For as far back as I can remember, I loved learning about writers – probably because I always wanted to be a writer myself. And now that I am, I still love it! And I love that there is such a strong sense of community with Indie authors. I love how we are able to help one another and bounce around ideas. From the moment I “met” TB Markinson, author of A Woman Lost we became fast friends, and have been guiding each other through this crazy world of publishing… Last week she interviewed me, and today is my turn to interview her!
1) Did you always know you wanted to write? If so, what prompted you to turn your dream into reality?
Ever since grade school I wanted to pursue writing. Over the years I would jot down stories and I started at least one novel but never finished it. Life always interfered. I was working full-time and whenever I tried to take my writing to the next level, something would happen and I found myself consumed with everyday life. Then over two years ago my partner’s company asked us to move from Boston to London. Suddenly I was unemployed. The transfer was supposed to last two years and my partner and I decided that I would use the time to give writing a go. So I pulled an unfinished manuscript out of the drawer and got to work. Now the book is published and I’ve completed the second one. It’s a wonderful feeling and I feel so lucky that life worked out the way it did. And we fell in love with London and have extended our time here.
2) Many authors say that when they write a novel the characters and the story line takes on a life of its own, and sometimes they are surprised with what happens. Did this happen to you? And if so, what was one of the surprises?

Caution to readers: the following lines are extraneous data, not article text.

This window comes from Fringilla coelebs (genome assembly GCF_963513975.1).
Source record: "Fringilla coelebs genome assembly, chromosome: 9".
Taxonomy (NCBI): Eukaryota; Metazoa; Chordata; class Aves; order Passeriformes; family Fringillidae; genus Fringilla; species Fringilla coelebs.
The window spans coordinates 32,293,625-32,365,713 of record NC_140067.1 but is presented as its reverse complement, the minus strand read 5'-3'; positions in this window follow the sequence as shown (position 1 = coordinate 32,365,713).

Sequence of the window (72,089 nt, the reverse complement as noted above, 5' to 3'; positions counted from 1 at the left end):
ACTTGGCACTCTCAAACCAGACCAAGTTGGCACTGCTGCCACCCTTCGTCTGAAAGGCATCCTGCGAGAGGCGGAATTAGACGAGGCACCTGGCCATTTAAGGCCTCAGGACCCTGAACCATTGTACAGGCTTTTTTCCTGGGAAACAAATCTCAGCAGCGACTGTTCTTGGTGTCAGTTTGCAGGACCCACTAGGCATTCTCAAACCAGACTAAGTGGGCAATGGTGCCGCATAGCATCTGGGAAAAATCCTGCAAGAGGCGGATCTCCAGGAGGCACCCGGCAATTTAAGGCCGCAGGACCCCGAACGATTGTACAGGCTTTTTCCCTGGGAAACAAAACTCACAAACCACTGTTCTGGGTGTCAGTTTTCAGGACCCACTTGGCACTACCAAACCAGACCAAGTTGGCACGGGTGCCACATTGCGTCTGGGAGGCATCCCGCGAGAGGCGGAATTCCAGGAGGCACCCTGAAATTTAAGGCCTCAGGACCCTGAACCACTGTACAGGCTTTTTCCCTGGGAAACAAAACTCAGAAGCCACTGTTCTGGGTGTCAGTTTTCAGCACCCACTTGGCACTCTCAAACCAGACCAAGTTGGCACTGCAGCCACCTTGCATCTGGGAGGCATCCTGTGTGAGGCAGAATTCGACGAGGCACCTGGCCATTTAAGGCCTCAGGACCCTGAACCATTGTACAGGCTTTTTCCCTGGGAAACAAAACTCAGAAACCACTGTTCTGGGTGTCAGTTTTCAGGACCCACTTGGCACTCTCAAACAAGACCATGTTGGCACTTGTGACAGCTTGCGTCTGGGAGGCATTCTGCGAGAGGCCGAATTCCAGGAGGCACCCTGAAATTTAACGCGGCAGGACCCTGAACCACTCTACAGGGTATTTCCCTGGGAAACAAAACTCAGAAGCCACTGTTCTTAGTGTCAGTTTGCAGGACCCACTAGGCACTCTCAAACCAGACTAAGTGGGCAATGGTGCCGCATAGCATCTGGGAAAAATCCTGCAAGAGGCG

Absolutely! I had a completely different ending planned for this novel. As I progressed I realized that my characters didn’t want to do what I wanted them to do. They took over the story and I’m thankful for that. I like the ending the way it is now. For me it’s less fairytale and truer to life. Don’t get me wrong I love a happy ending, but I like one that can actually happen in life and not too Hollywood.
3) I am sure you get asked this a lot…. Is Lizzie and Sarah based on you and your partner?
Not at all. My partner and I met years ago but didn’t start dating until I was in my thirties. By that time I figured out I wanted a relationship that included honesty. Luckily I found someone who agrees completely. Both of us feel fortunate because our relationship is so easy compared to our past relationships. Some might find us boring, but considering the turmoil I went through in previous relationships I’ll take boring any day. And truth be told, I don’t find our relationship all that dull. Each and every day I still can’t wait for my partner to come home from work and I feel lucky for all the wonderful things we do together.
4) My favorite character in your novel is Lizzie’s mom, the scotch lady. I have to be honest, she reminds me of someone in my life. Did you make her up or was she based on someone in real life?
I had a lot of fun writing the scenes that involved The-Scotch Lady. I never knew what was going to come out of her mouth and she shocked me a few times. She isn’t based on one person that I know. Instead she’s an amalgamation of people I have met in real life and in books and movies. None of the characters in the book are based on just one person.
5) What was your writing process like? Did you share your manuscript with your partner as you wrote or did you keep it to yourself?
That’s a very good question and a tad bit difficult to answer. I started this book before moving to London. I would work on it occasionally and then tuck it back into the drawer when I didn’t have time. After we moved to London I worked on it full-time for several months. It needed some major work and I actually started the writing process over completely. I prefer writing later in the morning after I have all the tedious chores pertaining to business completed. I like to have my head empty from nagging thoughts and focus solely on the story. If I have too many things running through my head I’m just not productive and lose my train of thought.